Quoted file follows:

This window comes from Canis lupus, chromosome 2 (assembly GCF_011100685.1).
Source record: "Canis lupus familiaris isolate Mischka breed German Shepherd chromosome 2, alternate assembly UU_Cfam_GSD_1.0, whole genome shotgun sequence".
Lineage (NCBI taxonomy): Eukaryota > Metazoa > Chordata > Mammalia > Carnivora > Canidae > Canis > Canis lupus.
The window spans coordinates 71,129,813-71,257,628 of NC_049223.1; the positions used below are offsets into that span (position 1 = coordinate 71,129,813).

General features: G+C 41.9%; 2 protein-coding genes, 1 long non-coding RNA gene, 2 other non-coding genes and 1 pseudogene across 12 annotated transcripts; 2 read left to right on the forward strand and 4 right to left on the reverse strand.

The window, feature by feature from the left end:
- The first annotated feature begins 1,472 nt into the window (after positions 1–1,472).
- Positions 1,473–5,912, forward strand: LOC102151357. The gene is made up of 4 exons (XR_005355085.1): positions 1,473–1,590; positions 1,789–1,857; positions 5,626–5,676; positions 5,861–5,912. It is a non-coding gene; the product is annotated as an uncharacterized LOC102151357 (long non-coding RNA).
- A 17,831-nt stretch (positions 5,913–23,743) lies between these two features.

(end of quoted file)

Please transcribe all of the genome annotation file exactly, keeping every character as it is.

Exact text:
This window comes from Canis lupus, chromosome 2 (assembly GCF_011100685.1).
Source record: "Canis lupus familiaris isolate Mischka breed German Shepherd chromosome 2, alternate assembly UU_Cfam_GSD_1.0, whole genome shotgun sequence".
Lineage (NCBI taxonomy): Eukaryota > Metazoa > Chordata > Mammalia > Carnivora > Canidae > Canis > Canis lupus.
The window spans coordinates 71,129,813-71,257,628 of NC_049223.1; the positions used below are offsets into that span (position 1 = coordinate 71,129,813).

General features: G+C 41.9%; 2 protein-coding genes, 1 long non-coding RNA gene, 2 other non-coding genes and 1 pseudogene across 12 annotated transcripts; 2 read left to right on the forward strand and 4 right to left on the reverse strand.

The window, feature by feature from the left end:
- The first annotated feature begins 1,472 nt into the window (after positions 1–1,472).
- Positions 1,473–5,912, forward strand: LOC102151357. The gene is made up of 4 exons (XR_005355085.1): positions 1,473–1,590; positions 1,789–1,857; positions 5,626–5,676; positions 5,861–5,912. It is a non-coding gene; the product is annotated as an uncharacterized LOC102151357 (long non-coding RNA).
- A 17,831-nt stretch (positions 5,913–23,743) lies between these two features.